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Tuesday, 16th April 2024
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How to manage the achievers in your business Back  
Eamon Kelly looks at the issues involved in managing the Achiever type of personality and asks whether they are the life-blood of financial services or the main cause of internal haemorrhaging for companies.
With the increasing pace of competitiveness and change at all levels of financial services, the need for individuals who can deliver precision at speed has never been more important. Even the most detached spotters of trends will have recognised how the patterns of markets are being reshaped by the dramatic confluence of increasingly powerful IT initiatives, emerging e-commerce solutions and new and ever-more demanding corporate and private client expectations.

In an age of focused performance-appraisal, the need for ‘winners’ who feel challenged and ‘in their element’ is paramount. And the personality-type which most-closely matches this profile is ‘The Achiever’.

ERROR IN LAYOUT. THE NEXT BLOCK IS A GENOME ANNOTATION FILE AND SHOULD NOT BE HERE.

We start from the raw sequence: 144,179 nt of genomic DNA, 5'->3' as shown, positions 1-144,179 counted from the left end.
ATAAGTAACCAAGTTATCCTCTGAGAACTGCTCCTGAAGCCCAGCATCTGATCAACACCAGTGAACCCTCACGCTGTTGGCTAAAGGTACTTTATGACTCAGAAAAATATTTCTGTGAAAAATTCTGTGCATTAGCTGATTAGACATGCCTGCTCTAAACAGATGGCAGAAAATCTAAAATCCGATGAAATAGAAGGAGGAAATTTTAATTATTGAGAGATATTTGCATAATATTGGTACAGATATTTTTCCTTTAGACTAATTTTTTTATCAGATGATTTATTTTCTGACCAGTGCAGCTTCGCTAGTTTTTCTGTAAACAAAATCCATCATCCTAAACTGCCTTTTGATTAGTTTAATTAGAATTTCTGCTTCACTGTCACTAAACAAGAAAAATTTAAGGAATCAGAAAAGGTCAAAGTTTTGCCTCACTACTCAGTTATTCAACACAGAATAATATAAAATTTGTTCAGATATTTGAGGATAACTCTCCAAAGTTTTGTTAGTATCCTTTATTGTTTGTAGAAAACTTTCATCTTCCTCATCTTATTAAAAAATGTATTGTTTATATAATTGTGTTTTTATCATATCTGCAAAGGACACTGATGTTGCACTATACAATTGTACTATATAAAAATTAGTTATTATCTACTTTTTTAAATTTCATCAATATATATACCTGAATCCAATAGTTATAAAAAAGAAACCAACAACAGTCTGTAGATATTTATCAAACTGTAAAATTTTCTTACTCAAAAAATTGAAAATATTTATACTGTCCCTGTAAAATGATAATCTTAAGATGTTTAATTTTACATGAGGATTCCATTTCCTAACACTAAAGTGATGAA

Successful Achievers identify wholly with the market and see themselves as an integral and essential part of the game. Hugely-competitive, the creme-de-la-creme take mostly-successful stances and positions close to but not beyond the ‘edge’ of what is possible while staying ever-aware of the potential down-side and obsessively-protective of their ‘get-out’ options.

Without the right balance of Achievers and other personality types, no operation can hope to remain ‘focused’, competitive and ‘driven’. Without the right mix the company will not be driven by the will to outplay competitors and, if necessary, to forge the alliances which will help to gain or protect the integrity which stamps them with the image and identity of ‘winners’.

The problem with and for Achievers is that so often they represent trouble. This is because Achievers’ energy, drive and determination is powered by an internal distress, which if not properly managed and controlled, feeds negatively off itself and eventually sets up distress with and between team-mates and colleagues.